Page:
ROLE OF FRDI BILL IN LIGHT OF PNB
It is perhaps important to dwell on the FRDI Bill for a bit longer. A false narrative had been created about the FRDI Bill by sections of the media and the political opponents of the administration that the FRDI Bill would deprive commoners of their money while industrialists and corporates would run away with fat pockets. This argument was pushed especially with reference to the so-called bail-in clause in Section 52 of the Bill and the claim made was that if this Bill became law in the existing format, depositors’ money would be used to bail out failing financial institutions. Concerns were also raised about depositors’ insurance.
The detailed rebuttals to these claims are available in our earlier articles “Busting Persistent Myths About FRDI Bill: Facts About Bail-In Clause and the Bill’s Aims” and “FRDI Bill and Bail-In: Media Puts Too Much Emphasis on Certain Clauses, Too Little on Others”. In brief, commentators and critics had confused “bail-in” and “bail-out”. In the latter, one is looking at money being put into the coffers of an entity while, in the case of the former, one is looking at a restructuring. Section 52, Clause 7 of the Bill clearly states that the bail-in will not come into effect in case of deposits covered by deposit insurance or through holding client assets.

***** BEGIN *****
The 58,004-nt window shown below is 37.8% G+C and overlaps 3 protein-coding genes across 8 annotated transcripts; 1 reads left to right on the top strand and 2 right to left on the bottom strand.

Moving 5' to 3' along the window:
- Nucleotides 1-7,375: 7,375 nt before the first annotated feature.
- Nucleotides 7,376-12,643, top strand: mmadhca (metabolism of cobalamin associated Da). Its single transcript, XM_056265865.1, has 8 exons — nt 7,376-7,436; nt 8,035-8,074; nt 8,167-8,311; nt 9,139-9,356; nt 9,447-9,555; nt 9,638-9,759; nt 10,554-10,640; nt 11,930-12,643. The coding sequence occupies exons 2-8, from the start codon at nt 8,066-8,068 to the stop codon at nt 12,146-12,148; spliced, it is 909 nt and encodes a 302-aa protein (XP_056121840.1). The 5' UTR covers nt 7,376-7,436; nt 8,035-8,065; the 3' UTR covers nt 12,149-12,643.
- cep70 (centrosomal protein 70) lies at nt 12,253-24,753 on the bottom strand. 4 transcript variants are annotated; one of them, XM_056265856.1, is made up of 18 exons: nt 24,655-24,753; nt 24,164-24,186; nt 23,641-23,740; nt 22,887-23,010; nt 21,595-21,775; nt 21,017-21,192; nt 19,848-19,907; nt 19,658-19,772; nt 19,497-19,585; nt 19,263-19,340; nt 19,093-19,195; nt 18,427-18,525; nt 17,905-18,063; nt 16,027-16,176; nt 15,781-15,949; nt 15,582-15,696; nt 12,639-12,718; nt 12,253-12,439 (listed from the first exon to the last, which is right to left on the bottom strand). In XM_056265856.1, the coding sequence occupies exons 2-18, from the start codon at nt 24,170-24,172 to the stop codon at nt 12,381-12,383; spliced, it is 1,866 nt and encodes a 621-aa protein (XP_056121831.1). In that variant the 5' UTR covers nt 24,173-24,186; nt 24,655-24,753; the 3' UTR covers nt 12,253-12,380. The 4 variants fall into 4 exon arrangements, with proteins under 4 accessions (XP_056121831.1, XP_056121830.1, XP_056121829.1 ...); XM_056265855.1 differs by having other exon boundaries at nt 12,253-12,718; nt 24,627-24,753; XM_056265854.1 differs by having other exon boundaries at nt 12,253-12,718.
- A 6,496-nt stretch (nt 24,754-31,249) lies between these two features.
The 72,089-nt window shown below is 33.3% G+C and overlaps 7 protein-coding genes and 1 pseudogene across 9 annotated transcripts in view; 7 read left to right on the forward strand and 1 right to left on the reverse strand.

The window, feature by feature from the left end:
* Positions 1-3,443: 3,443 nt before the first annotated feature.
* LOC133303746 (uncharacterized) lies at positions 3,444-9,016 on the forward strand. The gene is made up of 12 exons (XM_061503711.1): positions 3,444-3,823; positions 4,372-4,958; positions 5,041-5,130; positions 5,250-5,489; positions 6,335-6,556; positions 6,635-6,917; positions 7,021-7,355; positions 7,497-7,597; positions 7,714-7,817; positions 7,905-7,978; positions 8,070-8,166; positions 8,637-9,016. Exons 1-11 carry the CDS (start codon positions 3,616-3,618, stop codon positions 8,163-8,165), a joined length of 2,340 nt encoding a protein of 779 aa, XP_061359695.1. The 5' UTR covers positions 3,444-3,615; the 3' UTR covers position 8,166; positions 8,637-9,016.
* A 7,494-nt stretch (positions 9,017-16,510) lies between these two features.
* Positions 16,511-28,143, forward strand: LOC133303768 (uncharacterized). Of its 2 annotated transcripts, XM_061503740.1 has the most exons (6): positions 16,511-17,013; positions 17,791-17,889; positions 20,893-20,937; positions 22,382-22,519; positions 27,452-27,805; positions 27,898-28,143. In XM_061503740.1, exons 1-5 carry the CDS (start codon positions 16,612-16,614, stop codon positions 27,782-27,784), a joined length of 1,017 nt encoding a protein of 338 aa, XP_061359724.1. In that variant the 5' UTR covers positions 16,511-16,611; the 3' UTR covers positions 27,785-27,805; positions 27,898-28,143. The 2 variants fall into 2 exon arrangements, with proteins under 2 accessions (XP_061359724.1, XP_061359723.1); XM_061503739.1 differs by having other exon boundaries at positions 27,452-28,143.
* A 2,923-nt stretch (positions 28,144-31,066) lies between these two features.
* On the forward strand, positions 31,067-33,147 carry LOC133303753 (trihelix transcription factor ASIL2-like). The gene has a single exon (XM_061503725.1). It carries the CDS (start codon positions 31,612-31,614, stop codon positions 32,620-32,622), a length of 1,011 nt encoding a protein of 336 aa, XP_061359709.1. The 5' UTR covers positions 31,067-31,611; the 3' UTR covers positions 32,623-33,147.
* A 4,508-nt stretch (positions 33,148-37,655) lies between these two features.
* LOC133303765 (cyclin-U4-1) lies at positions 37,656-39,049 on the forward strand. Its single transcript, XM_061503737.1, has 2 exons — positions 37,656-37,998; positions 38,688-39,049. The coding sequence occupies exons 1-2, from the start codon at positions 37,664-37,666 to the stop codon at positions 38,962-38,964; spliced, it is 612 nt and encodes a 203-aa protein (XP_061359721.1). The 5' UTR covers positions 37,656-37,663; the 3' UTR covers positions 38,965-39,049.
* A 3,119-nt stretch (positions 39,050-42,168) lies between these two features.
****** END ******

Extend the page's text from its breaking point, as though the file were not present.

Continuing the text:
Again, Clauses 8 & 9 clearly state that in case the Resolution Corporation makes a bail-in instrument, it must forward it, with a report, to the Central Government and that the same shall be laid before each House of Parliament. This is meant to ensure that any bail-in process passes through proper checks and balances. Such criticism has also been mistakenly too focused on the existing provision of the depositor’s insurance of Rs 1 lakh that may be taken away. Hypothetically, if somebody has a bank balance of Rs 10 or Rs 20 lakh, or more, the guarantee of Rs 1 lakh would actually be too little.
Since it is every bit possible that sections of the commentariat would again push the argument that the FRDI Bill would only help fraudsters and victimise the public, we must be clear about the fact — the FRDI Bill, as is its purpose, is not going to enable fraud a la PNB but, as it is designed, protect depositors and issue warnings to them well in advance if the health of a financial institution happens to be in doubt. Thus, banks would actually fare better and depositors get more protection with the FRDI Bill in place.